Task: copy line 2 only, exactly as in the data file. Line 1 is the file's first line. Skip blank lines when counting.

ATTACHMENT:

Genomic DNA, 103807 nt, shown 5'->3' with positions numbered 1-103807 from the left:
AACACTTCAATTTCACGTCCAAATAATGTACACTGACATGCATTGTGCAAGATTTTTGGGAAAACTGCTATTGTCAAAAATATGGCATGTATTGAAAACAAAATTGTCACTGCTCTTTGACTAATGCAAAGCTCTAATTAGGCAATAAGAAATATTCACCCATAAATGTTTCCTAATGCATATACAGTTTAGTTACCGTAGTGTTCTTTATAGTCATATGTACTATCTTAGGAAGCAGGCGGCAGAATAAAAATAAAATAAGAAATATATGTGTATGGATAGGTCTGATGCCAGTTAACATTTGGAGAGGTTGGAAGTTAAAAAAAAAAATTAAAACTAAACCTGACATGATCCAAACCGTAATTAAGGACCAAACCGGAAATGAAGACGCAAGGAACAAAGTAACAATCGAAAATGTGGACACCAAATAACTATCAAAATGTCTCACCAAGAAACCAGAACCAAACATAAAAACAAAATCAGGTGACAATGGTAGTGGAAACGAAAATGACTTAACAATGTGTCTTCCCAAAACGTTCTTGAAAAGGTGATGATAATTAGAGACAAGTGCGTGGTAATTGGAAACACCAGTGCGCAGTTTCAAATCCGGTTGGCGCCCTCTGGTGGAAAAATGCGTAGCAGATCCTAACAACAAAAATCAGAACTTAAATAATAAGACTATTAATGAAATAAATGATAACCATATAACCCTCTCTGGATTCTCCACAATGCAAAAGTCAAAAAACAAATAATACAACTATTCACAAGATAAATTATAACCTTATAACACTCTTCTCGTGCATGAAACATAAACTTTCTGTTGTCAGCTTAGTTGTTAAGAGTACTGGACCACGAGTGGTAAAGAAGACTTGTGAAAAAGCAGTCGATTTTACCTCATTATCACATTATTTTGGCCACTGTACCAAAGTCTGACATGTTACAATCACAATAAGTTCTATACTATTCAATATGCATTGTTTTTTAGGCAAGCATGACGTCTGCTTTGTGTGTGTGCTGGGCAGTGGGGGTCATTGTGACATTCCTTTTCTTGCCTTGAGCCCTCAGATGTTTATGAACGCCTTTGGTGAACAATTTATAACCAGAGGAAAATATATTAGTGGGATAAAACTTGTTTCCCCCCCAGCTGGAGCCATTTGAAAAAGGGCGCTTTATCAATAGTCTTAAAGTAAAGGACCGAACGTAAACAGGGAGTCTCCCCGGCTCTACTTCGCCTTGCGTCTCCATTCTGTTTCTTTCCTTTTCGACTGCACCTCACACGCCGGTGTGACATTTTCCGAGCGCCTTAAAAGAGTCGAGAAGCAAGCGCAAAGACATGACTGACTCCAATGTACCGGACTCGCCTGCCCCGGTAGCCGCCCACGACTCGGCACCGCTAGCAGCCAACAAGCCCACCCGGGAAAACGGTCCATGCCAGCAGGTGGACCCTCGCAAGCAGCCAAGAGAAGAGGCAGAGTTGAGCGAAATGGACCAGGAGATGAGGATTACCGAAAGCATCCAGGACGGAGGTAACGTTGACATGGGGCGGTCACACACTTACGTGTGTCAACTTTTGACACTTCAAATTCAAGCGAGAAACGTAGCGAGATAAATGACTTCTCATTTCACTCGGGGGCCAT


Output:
AACACTTCAATTTCACGTCCAAATAATGTACACTGACATGCATTGTGCAAGATTTTTGGGAAAACTGCTATTGTCAAAAATATGGCATGTATTGAAAACAAAATTGTCACTGCTCTTTGACTAATGCAAAGCTCTAATTAGGCAATAAGAAATATTCACCCATAAATGTTTCCTAATGCATATACAGTTTAGTTACCGTAGTGTTCTTTATAGTCATATGTACTATCTTAGGAAGCAGGCGGCAGAATAAAAATAAAATAAGAAATATATGTGTATGGATAGGTCTGATGCCAGTTAACATTTGGAGAGGTTGGAAGTTAAAAAAAAAAATTAAAACTAAACCTGACATGATCCAAACCGTAATTAAGGACCAAACCGGAAATGAAGACGCAAGGAACAAAGTAACAATCGAAAATGTGGACACCAAATAACTATCAAAATGTCTCACCAAGAAACCAGAACCAAACATAAAAACAAAATCAGGTGACAATGGTAGTGGAAACGAAAATGACTTAACAATGTGTCTTCCCAAAACGTTCTTGAAAAGGTGATGATAATTAGAGACAAGTGCGTGGTAATTGGAAACACCAGTGCGCAGTTTCAAATCCGGTTGGCGCCCTCTGGTGGAAAAATGCGTAGCAGATCCTAACAACAAAAATCAGAACTTAAATAATAAGACTATTAATGAAATAAATGATAACCATATAACCCTCTCTGGATTCTCCACAATGCAAAAGTCAAAAAACAAATAATACAACTATTCACAAGATAAATTATAACCTTATAACACTCTTCTCGTGCATGAAACATAAACTTTCTGTTGTCAGCTTAGTTGTTAAGAGTACTGGACCACGAGTGGTAAAGAAGACTTGTGAAAAAGCAGTCGATTTTACCTCATTATCACATTATTTTGGCCACTGTACCAAAGTCTGACATGTTACAATCACAATAAGTTCTATACTATTCAATATGCATTGTTTTTTAGGCAAGCATGACGTCTGCTTTGTGTGTGTGCTGGGCAGTGGGGGTCATTGTGACATTCCTTTTCTTGCCTTGAGCCCTCAGATGTTTATGAACGCCTTTGGTGAACAATTTATAACCAGAGGAAAATATATTAGTGGGATAAAACTTGTTTCCCCCCCAGCTGGAGCCATTTGAAAAAGGGCGCTTTATCAATAGTCTTAAAGTAAAGGACCGAACGTAAACAGGGAGTCTCCCCGGCTCTACTTCGCCTTGCGTCTCCATTCTGTTTCTTTCCTTTTCGACTGCACCTCACACGCCGGTGTGACATTTTCCGAGCGCCTTAAAAGAGTCGAGAAGCAAGCGCAAAGACATGACTGACTCCAATGTACCGGACTCGCCTGCCCCGGTAGCCGCCCACGACTCGGCACCGCTAGCAGCCAACAAGCCCACCCGGGAAAACGGTCCATGCCAGCAGGTGGACCCTCGCAAGCAGCCAAGAGAAGAGGCAGAGTTGAGCGAAATGGACCAGGAGATGAGGATTACCGAAAGCATCCAGGACGGAGGTAACGTTGACATGGGGCGGTCACACACTTACGTGTGTCAACTTTTGACACTTCAAATTCAAGCGAGAAACGTAGCGAGATAAATGACTTCTCATTTCACTCGGGGGCCAT